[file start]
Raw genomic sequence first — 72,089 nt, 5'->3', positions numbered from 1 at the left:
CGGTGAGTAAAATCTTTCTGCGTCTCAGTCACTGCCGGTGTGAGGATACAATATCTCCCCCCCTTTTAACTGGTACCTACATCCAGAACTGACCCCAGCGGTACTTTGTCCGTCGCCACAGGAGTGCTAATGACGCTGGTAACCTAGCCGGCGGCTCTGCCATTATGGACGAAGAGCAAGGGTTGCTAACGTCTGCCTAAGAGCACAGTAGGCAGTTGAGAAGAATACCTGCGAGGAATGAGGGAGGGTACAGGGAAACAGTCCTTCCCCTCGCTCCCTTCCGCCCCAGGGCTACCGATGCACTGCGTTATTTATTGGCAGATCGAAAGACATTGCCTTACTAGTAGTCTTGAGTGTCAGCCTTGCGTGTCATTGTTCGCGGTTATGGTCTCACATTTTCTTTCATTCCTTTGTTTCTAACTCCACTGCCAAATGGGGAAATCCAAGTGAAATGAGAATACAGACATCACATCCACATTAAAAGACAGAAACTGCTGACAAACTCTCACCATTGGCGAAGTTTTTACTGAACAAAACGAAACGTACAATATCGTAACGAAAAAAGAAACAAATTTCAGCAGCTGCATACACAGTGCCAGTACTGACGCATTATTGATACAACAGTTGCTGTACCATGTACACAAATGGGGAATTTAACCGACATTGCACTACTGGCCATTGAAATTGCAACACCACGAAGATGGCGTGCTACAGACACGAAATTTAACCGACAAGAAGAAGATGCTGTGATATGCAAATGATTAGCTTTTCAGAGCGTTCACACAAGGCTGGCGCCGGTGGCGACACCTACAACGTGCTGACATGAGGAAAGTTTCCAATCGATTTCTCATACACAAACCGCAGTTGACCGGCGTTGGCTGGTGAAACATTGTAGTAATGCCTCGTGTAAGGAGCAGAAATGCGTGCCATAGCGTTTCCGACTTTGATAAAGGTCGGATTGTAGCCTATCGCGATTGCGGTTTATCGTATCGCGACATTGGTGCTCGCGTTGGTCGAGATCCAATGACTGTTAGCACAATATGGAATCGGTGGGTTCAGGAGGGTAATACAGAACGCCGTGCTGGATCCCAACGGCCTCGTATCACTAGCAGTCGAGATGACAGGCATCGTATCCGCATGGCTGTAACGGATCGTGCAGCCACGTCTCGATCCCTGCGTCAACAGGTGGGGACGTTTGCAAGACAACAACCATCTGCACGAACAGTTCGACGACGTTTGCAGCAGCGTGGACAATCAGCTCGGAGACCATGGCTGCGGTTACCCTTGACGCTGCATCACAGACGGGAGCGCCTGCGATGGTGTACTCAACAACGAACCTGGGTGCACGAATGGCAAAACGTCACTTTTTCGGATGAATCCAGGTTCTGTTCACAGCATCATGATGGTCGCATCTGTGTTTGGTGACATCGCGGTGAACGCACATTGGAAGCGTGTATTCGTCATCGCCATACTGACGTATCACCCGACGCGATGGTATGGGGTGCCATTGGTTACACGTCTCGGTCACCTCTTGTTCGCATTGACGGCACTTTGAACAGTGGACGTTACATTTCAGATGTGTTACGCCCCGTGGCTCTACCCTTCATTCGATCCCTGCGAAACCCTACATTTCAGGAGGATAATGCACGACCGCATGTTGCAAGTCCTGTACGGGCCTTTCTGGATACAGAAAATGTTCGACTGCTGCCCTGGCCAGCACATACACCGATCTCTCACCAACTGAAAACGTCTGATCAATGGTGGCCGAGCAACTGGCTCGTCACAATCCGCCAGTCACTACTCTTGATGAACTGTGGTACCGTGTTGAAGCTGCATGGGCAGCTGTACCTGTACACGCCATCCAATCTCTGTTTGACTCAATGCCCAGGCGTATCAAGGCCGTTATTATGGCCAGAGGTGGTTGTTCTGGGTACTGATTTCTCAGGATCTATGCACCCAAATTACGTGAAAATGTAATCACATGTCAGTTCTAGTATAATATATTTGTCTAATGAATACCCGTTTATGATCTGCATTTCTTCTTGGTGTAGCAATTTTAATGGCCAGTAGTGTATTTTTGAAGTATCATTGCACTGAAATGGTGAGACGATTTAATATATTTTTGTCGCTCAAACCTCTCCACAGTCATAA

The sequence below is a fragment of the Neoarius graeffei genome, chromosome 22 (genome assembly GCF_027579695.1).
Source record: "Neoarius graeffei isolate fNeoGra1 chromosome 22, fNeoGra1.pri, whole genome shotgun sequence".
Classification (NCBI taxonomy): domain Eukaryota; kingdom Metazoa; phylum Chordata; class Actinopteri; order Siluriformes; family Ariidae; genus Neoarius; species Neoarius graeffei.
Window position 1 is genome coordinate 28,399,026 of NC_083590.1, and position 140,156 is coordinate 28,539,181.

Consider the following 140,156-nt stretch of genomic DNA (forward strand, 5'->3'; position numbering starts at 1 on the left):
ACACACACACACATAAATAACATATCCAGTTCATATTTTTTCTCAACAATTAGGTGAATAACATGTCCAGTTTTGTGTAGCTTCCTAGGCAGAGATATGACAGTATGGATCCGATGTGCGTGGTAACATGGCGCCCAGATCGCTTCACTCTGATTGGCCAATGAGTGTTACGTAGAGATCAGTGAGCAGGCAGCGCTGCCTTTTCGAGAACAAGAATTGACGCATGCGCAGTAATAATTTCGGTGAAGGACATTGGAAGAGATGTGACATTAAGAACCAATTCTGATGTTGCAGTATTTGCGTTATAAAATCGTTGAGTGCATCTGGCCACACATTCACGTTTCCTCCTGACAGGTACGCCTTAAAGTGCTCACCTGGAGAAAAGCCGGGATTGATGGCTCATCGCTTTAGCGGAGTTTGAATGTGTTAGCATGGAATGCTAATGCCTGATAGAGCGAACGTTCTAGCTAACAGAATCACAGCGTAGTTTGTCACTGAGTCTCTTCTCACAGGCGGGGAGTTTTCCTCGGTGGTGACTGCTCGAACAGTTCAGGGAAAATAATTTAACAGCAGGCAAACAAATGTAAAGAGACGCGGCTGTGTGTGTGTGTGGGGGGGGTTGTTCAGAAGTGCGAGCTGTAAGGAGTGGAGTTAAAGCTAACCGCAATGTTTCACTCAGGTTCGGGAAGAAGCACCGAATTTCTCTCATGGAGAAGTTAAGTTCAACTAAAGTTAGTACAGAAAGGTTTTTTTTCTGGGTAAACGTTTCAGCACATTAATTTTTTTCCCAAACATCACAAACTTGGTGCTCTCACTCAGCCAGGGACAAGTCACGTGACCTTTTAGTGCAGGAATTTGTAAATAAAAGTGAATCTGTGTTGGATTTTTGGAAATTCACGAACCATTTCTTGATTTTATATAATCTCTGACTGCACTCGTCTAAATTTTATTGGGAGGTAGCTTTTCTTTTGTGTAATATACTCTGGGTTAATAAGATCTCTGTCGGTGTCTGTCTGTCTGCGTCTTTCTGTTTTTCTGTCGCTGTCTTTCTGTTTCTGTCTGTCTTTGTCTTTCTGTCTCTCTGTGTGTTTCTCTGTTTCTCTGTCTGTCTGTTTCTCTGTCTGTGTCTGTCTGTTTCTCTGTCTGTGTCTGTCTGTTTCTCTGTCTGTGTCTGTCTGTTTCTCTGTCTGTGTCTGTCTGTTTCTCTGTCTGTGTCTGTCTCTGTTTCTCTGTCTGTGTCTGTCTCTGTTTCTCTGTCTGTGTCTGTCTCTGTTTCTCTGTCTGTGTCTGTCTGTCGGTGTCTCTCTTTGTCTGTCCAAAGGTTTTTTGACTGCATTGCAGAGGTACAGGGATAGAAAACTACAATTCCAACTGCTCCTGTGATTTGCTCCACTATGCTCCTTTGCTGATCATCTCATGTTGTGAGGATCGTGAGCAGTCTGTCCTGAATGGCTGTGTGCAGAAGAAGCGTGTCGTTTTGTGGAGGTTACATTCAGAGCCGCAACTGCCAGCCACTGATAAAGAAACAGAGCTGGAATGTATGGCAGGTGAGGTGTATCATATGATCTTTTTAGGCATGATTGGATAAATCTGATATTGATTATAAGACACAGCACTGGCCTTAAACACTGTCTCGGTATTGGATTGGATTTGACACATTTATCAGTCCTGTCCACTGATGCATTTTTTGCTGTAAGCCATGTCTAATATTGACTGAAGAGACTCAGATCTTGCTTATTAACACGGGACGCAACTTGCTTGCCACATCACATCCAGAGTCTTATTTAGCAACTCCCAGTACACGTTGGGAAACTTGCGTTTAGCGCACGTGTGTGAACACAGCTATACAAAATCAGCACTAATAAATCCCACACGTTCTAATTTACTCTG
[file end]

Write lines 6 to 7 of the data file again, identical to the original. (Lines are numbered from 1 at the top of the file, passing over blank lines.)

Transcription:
Window position 1 is genome coordinate 28,399,026 of NC_083590.1, and position 140,156 is coordinate 28,539,181.

Consider the following 140,156-nt stretch of genomic DNA (forward strand, 5'->3'; position numbering starts at 1 on the left):